3 Ways to Cultivate Kindness in Your Children This Holiday Season

Kindness and concern for others are regarded as moral virtues in almost every society and major religion. Unfortunately, unadulterated kindness is rare to find in today’s society. Many feel there has been a steady decline in values, and that individual advancement is becoming more and more significant than the ability to care for others. What is most overwhelming, however, is that this tide of unkindness is now reaching children.

A survey conducted by Sesame Street called “K is for Kind: A National Survey on Kindness and Kids,” unveiled that 70% of parents say the world is unkind to their children and 58% of teachers say most children today are disrespectful. Most people are quick to blame other societal factors for this. Some might say it’s the lack of kindness ailing new generations. However, it is clear that parenthood is a direct correlation. Most importantly, this survey helped us realize the importance of actively teaching kindness to children. Therefore, here are a few simple ways you can spark your kid’s wish to help – and what better time than the holidays to do so.

Assign Chores

To truly demonstrate that kindness is a core value, try assigning chores to your children. Kids should understand that a certain amount of help is needed from them, and for no particular reason. Therefore, assigning tasks such as making their beds, cleaning the table, and washing dishes is an integral part of their understanding of kindness. By making them aware that they are not getting anything in return, you are instilling in them an innate obligation to help. Then, kindness will slowly become an instinctive character trait.

Share the Wealth

Teach your children to see the abundance around them and to think of people to share it with. Is your child’s room overflowing with toys and other personal items? Tell them that in order to purchase something else, they must first donate something they own to a donation center. To really bring the point home, make sure you demonstrate this as well. Baked too many cookies this Thanksgiving? Invite your child to take them to your neighbors. By doing this constantly, children will begin to see kindness as an inherent part of life. They will then find opportunities to help others without expectations of them returning the favor.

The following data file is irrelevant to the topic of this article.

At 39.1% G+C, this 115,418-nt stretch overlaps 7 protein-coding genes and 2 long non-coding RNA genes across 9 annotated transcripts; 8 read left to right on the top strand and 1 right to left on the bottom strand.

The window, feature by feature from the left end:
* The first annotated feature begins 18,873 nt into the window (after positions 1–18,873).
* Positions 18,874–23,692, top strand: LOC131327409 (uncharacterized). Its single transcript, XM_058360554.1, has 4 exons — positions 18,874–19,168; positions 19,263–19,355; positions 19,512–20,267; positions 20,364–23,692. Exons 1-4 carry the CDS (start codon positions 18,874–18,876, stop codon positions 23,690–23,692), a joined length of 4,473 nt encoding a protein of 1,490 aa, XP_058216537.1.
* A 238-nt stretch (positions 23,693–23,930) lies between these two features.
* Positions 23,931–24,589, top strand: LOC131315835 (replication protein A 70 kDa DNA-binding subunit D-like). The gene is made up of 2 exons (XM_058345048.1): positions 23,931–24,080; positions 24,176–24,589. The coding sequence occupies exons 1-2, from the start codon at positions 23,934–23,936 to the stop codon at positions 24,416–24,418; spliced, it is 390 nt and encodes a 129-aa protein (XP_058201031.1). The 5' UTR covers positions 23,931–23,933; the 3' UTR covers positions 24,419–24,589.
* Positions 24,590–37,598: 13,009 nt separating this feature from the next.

Notice

This might seem counterintuitive, but praising your child when they do something nice for someone else is a fool-proof tactic to teach them kindness. According to David Schonfeld, M.D., director of development and behavioral pediatrics of Cincinnati Children’s Hospital Medical Center, children are hardwired to be considerate and kind. He notes that kids help others primarily because it helps them get what they want. However, kids then do acts of kindness because they know they will be praised by their parents and loved ones. It is through this praise that they begin to anticipate the needs of others. Ultimately, it becomes intrinsically rewarding to be considerate and they begin to reflect true kindness with no expectation of praise.

Being kind to others feels good. It helps us step back from our own troubles and creates a sense of interconnectedness with the people around us. Let’s not forget the important role of kindness in our lives and let’s remind ourselves to teach it to our little ones in these three simple ways.

Pete and Rachael Herschelman3 Ways to Cultivate Kindness in Your Children This Holiday Season

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